Relax, We’ve Been Here Before

Since the ruling of the Supreme Court on same-sex marriage, my email inbox has been filled with Chicken Little prophecies foretelling the death of the church in America. According to these Debbie Downers, the federal government will systematically begin to shut down every institution and organization that doesn’t support the cultural agenda. Law suits will follow law suits and the church will be forced to close its doors.

Relax, We’ve Been Here Before

All of this, and more, may come true—except for that last part. The church in America won’t close up. We won’t be shut down. We may change. We may adapt, but we won’t close. God will always find a way for His people. I’m old enough to remember when China closed the “Bamboo Curtain” and no missionaries or Christian literature were allowed in China. We thought Christianity had been eradicated in China, but when the country opened itself to the world we found, to our utter amazement, millions of Christians in China.

Now, don’t get me wrong. I do think that part of what’s going on is God is judging His church in North America. For too long, we’ve traded away our gospel birthright for the porridge of secular influence. We’ve become involved in secular politics to the point that the church is now viewed as just another political action committee. We’ve tried to become engaged in the entertainment world to the point that we’re just another demographic group to target through marketing.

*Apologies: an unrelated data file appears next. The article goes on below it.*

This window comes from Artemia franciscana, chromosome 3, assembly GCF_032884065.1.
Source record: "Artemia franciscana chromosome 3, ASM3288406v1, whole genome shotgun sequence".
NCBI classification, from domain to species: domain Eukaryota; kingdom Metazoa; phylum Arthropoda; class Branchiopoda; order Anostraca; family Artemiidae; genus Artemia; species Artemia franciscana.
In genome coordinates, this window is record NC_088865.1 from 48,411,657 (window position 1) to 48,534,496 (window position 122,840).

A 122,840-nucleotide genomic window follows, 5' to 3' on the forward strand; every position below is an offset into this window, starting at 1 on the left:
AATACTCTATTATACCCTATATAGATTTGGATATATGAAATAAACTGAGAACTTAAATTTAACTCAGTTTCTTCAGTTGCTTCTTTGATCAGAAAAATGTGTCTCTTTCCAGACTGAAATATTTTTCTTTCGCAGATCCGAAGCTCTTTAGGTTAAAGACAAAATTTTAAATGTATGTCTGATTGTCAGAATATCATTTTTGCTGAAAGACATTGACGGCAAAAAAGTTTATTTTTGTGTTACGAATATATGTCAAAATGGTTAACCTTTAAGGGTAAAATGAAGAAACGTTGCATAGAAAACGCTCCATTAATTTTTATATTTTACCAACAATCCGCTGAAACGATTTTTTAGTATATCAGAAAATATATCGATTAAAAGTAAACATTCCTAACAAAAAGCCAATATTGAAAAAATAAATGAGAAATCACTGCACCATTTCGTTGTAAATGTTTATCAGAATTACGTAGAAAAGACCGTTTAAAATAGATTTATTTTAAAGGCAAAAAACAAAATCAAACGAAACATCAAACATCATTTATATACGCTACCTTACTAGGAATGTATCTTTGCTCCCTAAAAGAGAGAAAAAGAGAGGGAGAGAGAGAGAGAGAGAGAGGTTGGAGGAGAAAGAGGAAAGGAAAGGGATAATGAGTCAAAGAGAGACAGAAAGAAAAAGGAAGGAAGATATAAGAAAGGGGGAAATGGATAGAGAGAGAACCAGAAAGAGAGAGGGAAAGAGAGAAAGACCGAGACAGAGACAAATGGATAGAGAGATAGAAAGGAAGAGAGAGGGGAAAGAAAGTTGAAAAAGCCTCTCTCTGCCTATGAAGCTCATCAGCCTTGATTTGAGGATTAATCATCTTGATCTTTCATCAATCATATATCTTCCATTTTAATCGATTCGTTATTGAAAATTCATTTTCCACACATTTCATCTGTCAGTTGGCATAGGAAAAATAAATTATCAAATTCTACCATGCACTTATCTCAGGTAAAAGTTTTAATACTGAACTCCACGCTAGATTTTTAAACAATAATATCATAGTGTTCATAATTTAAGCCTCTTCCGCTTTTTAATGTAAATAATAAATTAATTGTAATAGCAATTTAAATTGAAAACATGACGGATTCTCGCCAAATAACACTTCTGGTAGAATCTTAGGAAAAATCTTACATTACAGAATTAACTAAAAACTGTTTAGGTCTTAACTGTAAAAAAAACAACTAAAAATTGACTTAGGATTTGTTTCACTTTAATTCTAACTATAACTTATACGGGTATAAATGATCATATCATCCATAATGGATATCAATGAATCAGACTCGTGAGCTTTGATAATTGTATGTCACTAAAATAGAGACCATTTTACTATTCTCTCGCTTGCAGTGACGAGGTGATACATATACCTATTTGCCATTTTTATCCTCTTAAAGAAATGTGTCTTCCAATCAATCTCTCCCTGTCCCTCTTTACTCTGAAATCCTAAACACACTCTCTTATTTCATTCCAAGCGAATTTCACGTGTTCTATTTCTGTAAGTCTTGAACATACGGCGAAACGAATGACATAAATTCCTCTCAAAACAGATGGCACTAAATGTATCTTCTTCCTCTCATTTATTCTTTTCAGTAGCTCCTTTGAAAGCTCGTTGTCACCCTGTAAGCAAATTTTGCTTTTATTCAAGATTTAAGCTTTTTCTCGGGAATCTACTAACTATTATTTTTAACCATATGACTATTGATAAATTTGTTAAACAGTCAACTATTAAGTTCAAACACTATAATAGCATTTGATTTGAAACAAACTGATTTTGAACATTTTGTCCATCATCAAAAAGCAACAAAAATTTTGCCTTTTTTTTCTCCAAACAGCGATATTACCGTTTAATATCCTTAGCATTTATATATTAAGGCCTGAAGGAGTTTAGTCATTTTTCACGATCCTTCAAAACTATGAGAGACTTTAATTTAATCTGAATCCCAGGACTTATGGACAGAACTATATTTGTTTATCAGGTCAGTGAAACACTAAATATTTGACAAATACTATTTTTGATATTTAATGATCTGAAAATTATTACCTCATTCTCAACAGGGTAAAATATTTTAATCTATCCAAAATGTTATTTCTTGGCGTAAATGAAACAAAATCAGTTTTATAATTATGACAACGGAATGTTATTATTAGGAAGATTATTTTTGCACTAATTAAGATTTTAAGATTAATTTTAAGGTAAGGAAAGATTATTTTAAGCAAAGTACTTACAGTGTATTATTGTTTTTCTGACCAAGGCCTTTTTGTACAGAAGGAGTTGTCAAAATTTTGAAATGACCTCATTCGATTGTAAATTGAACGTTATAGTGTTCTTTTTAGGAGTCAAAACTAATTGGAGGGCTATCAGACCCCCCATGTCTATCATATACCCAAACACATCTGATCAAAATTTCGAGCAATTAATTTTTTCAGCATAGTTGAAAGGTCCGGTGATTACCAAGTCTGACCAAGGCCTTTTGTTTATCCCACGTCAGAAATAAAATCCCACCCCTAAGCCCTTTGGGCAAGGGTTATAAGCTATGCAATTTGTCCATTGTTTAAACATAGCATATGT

Like the church at Laodicea, Christ is calling us back to our first love—Him and Him alone. He’s calling us back to the centrality of our mission—the proclamation of the good news of His gospel. We’ll find new energy and new power when we focus again on the gospel of Jesus Christ.

How will we do this? The same way the church has always done it. We’ll focus on the places and people no one wants. The medieval church was the only institution that responded to plague victims and their families. Mother Theresa reached out to the dying lepers of India. Again, we’ll find those people and places no one is paying attention to and start serving there. It’s what the church has always done when the church has been at her best.

And we’ll do it wherever we can. We’ll share the love of Christ in our homes, in neighborhood coffee shops, out under trees—wherever two or three will gather together. The church has never been tied to buildings or methods. We’ve been free to adapt our methods as needed to accomplish our kingdom message.

Yeah, I know it’s a different kind of day for the church in America. But then again, it’s not that different at all. We’ve been here before. The church has overcome worse. In fact, the church of Jesus Christ seems to thrive best in times like these.

So, trust Christ. Trust the message. Love your neighbors and spread the Word. Be encouraged. Our world is asking questions for which Jesus is the only answer.

A Little Honesty About the Pew Report